“Not right now, buddy. Let’s wait until we go to the beach.” I told him. I grabbed the Rev and said, in a hoarse stage whisper, “What the Hell, Mom! You know what happened last time.”
“Ohhh,” she tittered. “I forgot about that.” For the record, the Rev has the memory of an elephant who grazes solely on gingko biloba. Revenge is a mother – more specifically, my mother.
I avoided the kite flying until the boys’ last weekend. The G.P. and I were slated to cover a Dog Surfing event at Horace Caldwell Pier and decided to take the kids with us. Jovanni saw his opportunity. Getting good pictures of dogs surfing isn’t the easiest gig in photojournalism. Essentially, you have about two seconds between when the animal gets on the surf board and when he falls off. Those two seconds should be used for adjusting your zoom and focus, but in our case they were occupied by a kid screaming bloody murder while brutally dragging a kite down the beach.
Jovanni lasted a good ten minutes before he got the string horribly tangled. He handed me the mess, begging me to fix it and then ran out into the surf to Boogie Board with his grandfather and brother. I sat in the sun, painstakingly untying knots for an hour. I had adopted the policy of not carrying my trusty knife with me after Avery found it in my purse. “Look what I can do, Auntie!” he cried, brandishing the open blade. The Rev’s luxury kite string was too tough for my teeth. I was angry.
Finally, I finished. The line was neatly rolled back onto the spindle. The G.P. appeared and announced it was time to load up. We had brought an incredible amount of crap with us – chairs, umbrellas, an entire Holiday Inn’s worth of beach towels, enough fruit snacks to feed Mongol horde, endless bottles of water, vats of sunscreen and bug juice, phones, cameras, wallets, glasses (reading and otherwise), a travel radio, beach toys, boogie boards – all of which had to be lugged back up to the truck. “Boys, you’re going to have to carry your towels and ONE OTHER THING each, okay?” I said, as I loaded three wooden chairs onto my back. Avery complied, grabbing a giant sack full of water bottles and his boogie board. Jovanni whined and grabbed his kite, which he drug behind him, letting loose the string, immediately snarling it.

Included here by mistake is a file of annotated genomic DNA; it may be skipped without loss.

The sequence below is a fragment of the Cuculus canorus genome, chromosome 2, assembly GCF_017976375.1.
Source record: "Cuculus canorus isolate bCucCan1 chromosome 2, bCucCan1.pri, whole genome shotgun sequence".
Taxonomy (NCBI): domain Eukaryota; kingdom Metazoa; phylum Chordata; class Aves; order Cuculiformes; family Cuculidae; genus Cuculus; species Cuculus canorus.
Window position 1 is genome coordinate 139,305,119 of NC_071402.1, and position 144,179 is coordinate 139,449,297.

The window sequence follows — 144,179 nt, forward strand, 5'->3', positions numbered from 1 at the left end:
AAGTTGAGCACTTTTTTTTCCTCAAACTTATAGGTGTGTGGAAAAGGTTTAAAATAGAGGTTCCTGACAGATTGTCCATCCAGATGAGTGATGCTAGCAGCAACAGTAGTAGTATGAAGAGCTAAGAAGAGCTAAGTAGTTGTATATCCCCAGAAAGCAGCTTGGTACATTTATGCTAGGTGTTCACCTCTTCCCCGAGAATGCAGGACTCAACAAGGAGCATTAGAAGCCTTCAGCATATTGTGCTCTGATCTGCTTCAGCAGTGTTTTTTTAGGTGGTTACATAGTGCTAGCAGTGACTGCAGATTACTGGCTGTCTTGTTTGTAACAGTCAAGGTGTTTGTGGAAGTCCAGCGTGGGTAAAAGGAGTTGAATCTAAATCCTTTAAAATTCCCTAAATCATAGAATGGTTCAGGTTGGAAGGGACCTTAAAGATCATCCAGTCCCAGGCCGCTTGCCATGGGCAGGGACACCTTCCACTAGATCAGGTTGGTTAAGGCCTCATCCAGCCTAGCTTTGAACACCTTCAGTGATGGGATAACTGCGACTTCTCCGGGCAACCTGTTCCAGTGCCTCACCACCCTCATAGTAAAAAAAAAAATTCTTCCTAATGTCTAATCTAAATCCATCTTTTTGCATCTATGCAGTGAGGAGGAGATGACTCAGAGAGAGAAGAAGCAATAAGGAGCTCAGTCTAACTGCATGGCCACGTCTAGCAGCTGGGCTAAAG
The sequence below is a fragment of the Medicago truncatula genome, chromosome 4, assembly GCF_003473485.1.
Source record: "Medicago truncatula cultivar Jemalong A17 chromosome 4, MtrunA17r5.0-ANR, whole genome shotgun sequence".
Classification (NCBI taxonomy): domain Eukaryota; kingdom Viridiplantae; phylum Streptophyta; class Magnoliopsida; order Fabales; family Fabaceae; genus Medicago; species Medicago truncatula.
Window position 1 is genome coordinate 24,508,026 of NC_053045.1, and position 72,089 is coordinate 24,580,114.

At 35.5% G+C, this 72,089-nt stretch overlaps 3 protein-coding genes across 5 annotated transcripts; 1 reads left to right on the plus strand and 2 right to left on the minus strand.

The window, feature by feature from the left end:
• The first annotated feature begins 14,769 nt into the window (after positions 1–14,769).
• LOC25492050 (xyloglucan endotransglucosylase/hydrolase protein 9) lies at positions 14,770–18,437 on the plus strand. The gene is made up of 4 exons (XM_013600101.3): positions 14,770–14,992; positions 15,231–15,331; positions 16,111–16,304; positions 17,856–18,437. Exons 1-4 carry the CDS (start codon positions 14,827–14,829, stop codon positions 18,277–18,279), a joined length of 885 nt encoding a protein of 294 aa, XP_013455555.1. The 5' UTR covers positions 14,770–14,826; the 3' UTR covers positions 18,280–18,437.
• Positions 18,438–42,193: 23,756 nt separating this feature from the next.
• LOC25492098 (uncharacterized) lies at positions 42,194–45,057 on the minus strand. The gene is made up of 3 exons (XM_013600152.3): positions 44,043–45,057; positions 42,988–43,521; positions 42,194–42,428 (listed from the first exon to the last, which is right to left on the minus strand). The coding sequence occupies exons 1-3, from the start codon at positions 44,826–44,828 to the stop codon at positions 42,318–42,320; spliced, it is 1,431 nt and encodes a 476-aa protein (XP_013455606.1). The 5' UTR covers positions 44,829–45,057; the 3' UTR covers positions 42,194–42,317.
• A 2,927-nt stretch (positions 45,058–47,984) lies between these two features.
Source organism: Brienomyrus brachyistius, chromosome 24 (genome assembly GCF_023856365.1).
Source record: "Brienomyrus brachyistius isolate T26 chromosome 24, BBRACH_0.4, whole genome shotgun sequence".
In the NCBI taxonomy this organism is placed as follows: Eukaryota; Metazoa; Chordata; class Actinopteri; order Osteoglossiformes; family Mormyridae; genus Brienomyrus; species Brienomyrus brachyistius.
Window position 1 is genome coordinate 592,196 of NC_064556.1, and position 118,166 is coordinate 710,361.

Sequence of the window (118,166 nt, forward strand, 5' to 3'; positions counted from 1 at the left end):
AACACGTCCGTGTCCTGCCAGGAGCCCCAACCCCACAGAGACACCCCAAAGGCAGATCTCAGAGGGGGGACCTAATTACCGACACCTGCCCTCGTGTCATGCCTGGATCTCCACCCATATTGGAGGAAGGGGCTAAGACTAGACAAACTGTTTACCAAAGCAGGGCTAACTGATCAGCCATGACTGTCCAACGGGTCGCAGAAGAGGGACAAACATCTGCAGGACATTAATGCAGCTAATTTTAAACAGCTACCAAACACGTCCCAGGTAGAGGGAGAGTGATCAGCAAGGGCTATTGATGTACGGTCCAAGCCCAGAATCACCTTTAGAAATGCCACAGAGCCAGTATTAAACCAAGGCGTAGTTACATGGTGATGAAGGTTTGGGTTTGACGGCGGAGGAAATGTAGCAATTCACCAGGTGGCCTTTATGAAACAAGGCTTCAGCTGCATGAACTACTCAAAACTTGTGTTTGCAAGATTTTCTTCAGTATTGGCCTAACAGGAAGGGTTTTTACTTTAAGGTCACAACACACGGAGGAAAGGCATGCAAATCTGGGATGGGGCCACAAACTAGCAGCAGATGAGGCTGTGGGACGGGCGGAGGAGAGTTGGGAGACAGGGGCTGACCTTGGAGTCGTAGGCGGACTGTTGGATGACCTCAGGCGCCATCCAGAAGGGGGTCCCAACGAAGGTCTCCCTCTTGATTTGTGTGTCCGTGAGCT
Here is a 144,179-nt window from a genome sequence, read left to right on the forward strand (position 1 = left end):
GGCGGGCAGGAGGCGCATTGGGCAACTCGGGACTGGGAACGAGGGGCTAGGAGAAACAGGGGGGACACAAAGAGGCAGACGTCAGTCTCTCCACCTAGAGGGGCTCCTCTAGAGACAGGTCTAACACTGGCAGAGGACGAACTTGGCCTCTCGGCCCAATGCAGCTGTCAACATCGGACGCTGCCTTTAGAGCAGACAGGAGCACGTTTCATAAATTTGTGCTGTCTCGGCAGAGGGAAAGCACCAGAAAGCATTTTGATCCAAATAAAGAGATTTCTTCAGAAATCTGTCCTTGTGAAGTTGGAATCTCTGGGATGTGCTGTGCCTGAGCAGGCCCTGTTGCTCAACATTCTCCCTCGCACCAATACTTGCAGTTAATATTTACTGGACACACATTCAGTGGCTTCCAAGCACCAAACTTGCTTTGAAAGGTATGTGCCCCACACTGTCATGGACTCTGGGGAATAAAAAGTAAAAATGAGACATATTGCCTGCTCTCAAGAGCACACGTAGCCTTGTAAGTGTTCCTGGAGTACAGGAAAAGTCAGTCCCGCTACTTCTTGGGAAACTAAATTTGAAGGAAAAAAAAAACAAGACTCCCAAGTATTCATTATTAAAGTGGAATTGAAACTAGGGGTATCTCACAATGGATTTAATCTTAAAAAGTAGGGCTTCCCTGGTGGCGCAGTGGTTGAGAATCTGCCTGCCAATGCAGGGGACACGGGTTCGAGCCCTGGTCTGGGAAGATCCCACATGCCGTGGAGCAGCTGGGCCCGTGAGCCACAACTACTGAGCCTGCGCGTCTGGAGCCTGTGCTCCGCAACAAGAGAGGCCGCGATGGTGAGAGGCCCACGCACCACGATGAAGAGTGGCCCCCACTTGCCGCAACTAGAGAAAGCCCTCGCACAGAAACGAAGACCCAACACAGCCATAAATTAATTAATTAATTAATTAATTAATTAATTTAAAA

“JOVANNI BAIR,” I exploded, “IF YOU TANGLE THAT KITE STRING AGAIN, I SWEAR BY EVERYTHING HOLY I WILL NOT FIX IT. PICK THAT UP RIGHT NOW!”
Jovanni picked up the tattered kite and ran to the truck. We fastened everyone in, and started down the road. Small sniffling sounds crept from the backseat, growing increasingly louder as the adults pretended not to notice. Finally, the G.P. asked what Jojo was crying about.
“Auntie said she won’t ever fix my kite ever again,” he wailed, sobbing pitifully.
At that very moment, I developed a new theory about the etymology of the phrase, “go fly a kite.” I’m pretty sure it really just means, “Go [redacted] yourself.”
At least that’s what it meant when we got home and I said it to my mother.
Jovanni was fine. He never mentioned his kite again. The Rev reports that she threw it out yesterday.